Mainland's boom on a rocky road as skills crisis emerges
Planning and building a road is usually a straightforward process, with suitably located junctions and areas for passengers to alight from buses and taxis. But when such a task was attempted recently in Shanghai, the road had to be ripped up and rebuilt after the construction team forgot to put junctions in the middle of a grassy central divider. A lamp post had also been placed where buses were supposed to pull in.
Similar glitches are occurring across the mainland, where a critical shortage of qualified project managers is resulting in ineffective planning and co-ordination.
It's a problem that David Cox, chief representative of Minter Ellison Lawyers in Shanghai, has seen many times. An adviser to the public and private sectors on project finance and infrastructure development, he said different departments tended to look after separate aspects of a project and, because each contractor didn't want problems preventing him from finishing his job and getting paid sooner, there was little co-ordination between the departments.
Enter the project manager, the planning professional responsible for ensuring all the relevant parts come together and that the task is finished on time, within budget and with all risks mitigated.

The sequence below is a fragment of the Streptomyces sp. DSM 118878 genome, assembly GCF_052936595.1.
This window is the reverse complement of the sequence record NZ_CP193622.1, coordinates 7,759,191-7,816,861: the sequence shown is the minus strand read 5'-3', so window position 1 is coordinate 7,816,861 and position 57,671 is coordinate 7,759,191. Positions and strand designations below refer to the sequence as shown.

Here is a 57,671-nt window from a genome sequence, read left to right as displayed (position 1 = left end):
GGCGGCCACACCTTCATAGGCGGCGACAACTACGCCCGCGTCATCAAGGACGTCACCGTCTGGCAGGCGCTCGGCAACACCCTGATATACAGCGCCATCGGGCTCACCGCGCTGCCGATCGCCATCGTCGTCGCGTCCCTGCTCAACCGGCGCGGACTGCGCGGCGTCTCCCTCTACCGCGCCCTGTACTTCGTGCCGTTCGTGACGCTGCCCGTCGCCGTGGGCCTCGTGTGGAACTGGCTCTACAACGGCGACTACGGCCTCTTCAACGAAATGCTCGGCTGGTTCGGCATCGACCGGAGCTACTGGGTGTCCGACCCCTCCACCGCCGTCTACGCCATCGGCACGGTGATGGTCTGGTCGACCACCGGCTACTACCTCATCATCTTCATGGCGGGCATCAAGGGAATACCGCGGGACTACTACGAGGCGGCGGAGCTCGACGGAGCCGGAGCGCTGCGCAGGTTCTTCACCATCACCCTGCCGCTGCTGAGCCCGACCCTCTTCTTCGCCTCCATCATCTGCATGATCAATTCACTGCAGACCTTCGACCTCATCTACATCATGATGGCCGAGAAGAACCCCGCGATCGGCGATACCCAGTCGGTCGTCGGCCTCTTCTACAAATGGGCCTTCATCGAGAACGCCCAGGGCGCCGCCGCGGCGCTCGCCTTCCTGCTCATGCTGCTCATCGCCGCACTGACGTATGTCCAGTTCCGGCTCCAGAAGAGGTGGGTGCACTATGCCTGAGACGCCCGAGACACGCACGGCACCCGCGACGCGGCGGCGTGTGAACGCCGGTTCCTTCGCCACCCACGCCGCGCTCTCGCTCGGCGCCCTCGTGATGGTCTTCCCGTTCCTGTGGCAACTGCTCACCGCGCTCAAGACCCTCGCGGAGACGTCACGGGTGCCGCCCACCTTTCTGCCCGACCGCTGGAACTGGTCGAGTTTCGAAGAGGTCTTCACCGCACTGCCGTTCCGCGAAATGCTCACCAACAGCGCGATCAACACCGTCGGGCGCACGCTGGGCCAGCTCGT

But that role is becoming harder to fill on the mainland. Data compiled by the Pennsylvania-based Project Management Institute put the number of project managers on the mainland at about 1.7 million, less than 1 per cent of the country's workforce of about 700 million.
A 2002 study by the United Nations Industrial Development Organisation's Investment Promotion Office estimated that 5 million managers on the mainland needed training in project management, and that 600,000 project managers needed certification.
'The bottom line is that it's a big number, whichever way you look at it,' said Hong Kong-based Sylvain Gauthier, managing director of ProTrain China, which provides project management training and consulting services. 'The reality is that even if we train 1 million project managers in China today, they won't be effective because the organisations they need to work in are not mature enough.'
Mr Gauthier said the shortage was creating a greater awareness among company executives of the importance of project management. 'The project manager can help by teaching senior executives about doing the right project - also called portfolio management,' said Mr Gauthier. 'If we can educate senior Chinese executives about how to make resources investment decisions in their portfolio of projects to maximise the impact on their profit and loss statement, they will understand the connection between doing the project right and growing revenue or reducing costs.'
He warned that failure to do this would result in project management being 'just another management tool that foreigners are pushing'.
The urgent need for qualified project managers could not be exaggerated, said the Project Management Institute's chief executive, Gregory Balestrero. The mainland's current 11th five-year plan calls for a reduction in the number of state-owned enterprises to about 1,000 from about 24,000.